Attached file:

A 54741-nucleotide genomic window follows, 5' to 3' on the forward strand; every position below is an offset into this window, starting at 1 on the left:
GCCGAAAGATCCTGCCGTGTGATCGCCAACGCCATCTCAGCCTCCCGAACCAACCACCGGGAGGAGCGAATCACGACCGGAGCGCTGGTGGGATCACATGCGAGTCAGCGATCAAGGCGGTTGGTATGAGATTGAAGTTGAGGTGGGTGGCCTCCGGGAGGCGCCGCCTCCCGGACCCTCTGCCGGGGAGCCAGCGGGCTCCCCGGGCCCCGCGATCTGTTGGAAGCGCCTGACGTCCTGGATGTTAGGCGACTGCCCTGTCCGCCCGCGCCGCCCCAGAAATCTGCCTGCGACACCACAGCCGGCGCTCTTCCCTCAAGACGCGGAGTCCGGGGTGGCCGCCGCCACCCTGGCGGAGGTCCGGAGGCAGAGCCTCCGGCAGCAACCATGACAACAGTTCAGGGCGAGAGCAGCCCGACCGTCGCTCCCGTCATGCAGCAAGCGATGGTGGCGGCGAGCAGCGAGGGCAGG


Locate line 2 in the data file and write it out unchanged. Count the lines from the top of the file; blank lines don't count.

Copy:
GCCGAAAGATCCTGCCGTGTGATCGCCAACGCCATCTCAGCCTCCCGAACCAACCACCGGGAGGAGCGAATCACGACCGGAGCGCTGGTGGGATCACATGCGAGTCAGCGATCAAGGCGGTTGGTATGAGATTGAAGTTGAGGTGGGTGGCCTCCGGGAGGCGCCGCCTCCCGGACCCTCTGCCGGGGAGCCAGCGGGCTCCCCGGGCCCCGCGATCTGTTGGAAGCGCCTGACGTCCTGGATGTTAGGCGACTGCCCTGTCCGCCCGCGCCGCCCCAGAAATCTGCCTGCGACACCACAGCCGGCGCTCTTCCCTCAAGACGCGGAGTCCGGGGTGGCCGCCGCCACCCTGGCGGAGGTCCGGAGGCAGAGCCTCCGGCAGCAACCATGACAACAGTTCAGGGCGAGAGCAGCCCGACCGTCGCTCCCGTCATGCAGCAAGCGATGGTGGCGGCGAGCAGCGAGGGCAGG